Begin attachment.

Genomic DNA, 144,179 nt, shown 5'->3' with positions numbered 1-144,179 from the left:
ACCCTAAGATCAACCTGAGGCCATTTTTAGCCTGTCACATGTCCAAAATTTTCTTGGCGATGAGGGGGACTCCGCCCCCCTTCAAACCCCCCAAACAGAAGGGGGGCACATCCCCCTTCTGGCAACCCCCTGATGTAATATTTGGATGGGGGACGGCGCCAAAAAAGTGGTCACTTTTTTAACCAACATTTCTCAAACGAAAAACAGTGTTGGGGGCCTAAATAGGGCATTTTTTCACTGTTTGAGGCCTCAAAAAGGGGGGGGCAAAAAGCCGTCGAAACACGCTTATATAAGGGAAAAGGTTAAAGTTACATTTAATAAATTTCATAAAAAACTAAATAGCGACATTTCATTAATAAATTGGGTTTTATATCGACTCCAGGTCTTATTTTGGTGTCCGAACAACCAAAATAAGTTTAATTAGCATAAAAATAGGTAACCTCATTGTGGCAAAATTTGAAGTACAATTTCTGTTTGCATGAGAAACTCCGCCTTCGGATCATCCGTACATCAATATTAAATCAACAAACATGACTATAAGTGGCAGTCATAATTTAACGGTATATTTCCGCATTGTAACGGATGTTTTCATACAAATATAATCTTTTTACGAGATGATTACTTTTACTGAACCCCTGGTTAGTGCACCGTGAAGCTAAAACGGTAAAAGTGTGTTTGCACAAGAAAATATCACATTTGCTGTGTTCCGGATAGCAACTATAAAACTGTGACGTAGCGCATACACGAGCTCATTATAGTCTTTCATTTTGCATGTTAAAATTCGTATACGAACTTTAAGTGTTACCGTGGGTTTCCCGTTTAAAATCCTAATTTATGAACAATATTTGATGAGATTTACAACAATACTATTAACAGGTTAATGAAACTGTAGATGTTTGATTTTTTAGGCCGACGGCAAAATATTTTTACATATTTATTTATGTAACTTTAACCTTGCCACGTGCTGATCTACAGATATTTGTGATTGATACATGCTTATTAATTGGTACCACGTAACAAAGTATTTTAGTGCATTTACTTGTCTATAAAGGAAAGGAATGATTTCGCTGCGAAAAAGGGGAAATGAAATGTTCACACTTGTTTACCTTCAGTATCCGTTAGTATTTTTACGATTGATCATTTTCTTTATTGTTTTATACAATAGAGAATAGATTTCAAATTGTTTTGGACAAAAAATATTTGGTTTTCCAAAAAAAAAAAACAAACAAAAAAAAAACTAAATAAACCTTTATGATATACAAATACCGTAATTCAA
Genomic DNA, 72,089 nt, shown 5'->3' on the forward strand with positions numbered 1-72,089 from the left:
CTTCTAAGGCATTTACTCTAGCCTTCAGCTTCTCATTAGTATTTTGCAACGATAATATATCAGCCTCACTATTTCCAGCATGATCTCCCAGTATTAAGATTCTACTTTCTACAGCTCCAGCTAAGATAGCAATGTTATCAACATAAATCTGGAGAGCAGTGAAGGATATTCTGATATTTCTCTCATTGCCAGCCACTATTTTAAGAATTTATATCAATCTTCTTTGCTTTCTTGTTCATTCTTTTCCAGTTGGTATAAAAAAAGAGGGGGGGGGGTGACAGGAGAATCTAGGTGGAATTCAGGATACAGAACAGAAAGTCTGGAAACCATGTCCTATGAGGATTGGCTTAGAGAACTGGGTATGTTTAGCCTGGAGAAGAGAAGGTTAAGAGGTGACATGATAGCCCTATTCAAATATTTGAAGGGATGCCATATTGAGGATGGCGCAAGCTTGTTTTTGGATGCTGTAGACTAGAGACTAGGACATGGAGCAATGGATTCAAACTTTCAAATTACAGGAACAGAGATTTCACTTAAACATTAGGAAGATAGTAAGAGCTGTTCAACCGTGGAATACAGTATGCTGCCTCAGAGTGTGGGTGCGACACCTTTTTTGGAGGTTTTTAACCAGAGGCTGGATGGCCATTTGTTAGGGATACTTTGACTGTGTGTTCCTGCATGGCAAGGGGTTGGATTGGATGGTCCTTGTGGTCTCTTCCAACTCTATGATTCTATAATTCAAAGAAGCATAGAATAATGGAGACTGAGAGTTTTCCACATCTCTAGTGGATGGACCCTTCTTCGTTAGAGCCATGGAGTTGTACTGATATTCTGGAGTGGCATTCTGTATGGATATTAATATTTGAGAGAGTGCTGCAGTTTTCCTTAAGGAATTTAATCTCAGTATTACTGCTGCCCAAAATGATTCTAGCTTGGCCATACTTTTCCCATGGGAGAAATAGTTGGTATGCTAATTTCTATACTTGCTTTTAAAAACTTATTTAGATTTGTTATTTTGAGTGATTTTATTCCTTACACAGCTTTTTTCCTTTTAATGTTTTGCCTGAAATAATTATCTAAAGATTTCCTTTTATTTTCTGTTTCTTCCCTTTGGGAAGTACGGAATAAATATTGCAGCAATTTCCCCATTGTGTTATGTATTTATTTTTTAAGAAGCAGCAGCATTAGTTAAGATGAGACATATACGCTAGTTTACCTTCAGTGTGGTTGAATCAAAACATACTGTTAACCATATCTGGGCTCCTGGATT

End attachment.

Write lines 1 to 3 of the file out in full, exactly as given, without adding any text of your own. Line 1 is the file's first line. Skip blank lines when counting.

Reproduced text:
Genomic DNA, 144,179 nt, shown 5'->3' with positions numbered 1-144,179 from the left:
ACCCTAAGATCAACCTGAGGCCATTTTTAGCCTGTCACATGTCCAAAATTTTCTTGGCGATGAGGGGGACTCCGCCCCCCTTCAAACCCCCCAAACAGAAGGGGGGCACATCCCCCTTCTGGCAACCCCCTGATGTAATATTTGGATGGGGGACGGCGCCAAAAAAGTGGTCACTTTTTTAACCAACATTTCTCAAACGAAAAACAGTGTTGGGGGCCTAAATAGGGCATTTTTTCACTGTTTGAGGCCTCAAAAAGGGGGGGGCAAAAAGCCGTCGAAACACGCTTATATAAGGGAAAAGGTTAAAGTTACATTTAATAAATTTCATAAAAAACTAAATAGCGACATTTCATTAATAAATTGGGTTTTATATCGACTCCAGGTCTTATTTTGGTGTCCGAACAACCAAAATAAGTTTAATTAGCATAAAAATAGGTAACCTCATTGTGGCAAAATTTGAAGTACAATTTCTGTTTGCATGAGAAACTCCGCCTTCGGATCATCCGTACATCAATATTAAATCAACAAACATGACTATAAGTGGCAGTCATAATTTAACGGTATATTTCCGCATTGTAACGGATGTTTTCATACAAATATAATCTTTTTACGAGATGATTACTTTTACTGAACCCCTGGTTAGTGCACCGTGAAGCTAAAACGGTAAAAGTGTGTTTGCACAAGAAAATATCACATTTGCTGTGTTCCGGATAGCAACTATAAAACTGTGACGTAGCGCATACACGAGCTCATTATAGTCTTTCATTTTGCATGTTAAAATTCGTATACGAACTTTAAGTGTTACCGTGGGTTTCCCGTTTAAAATCCTAATTTATGAACAATATTTGATGAGATTTACAACAATACTATTAACAGGTTAATGAAACTGTAGATGTTTGATTTTTTAGGCCGACGGCAAAATATTTTTACATATTTATTTATGTAACTTTAACCTTGCCACGTGCTGATCTACAGATATTTGTGATTGATACATGCTTATTAATTGGTACCACGTAACAAAGTATTTTAGTGCATTTACTTGTCTATAAAGGAAAGGAATGATTTCGCTGCGAAAAAGGGGAAATGAAATGTTCACACTTGTTTACCTTCAGTATCCGTTAGTATTTTTACGATTGATCATTTTCTTTATTGTTTTATACAATAGAGAATAGATTTCAAATTGTTTTGGACAAAAAATATTTGGTTTTCCAAAAAAAAAAAACAAACAAAAAAAAAACTAAATAAACCTTTATGATATACAAATACCGTAATTCAA
Genomic DNA, 72,089 nt, shown 5'->3' on the forward strand with positions numbered 1-72,089 from the left: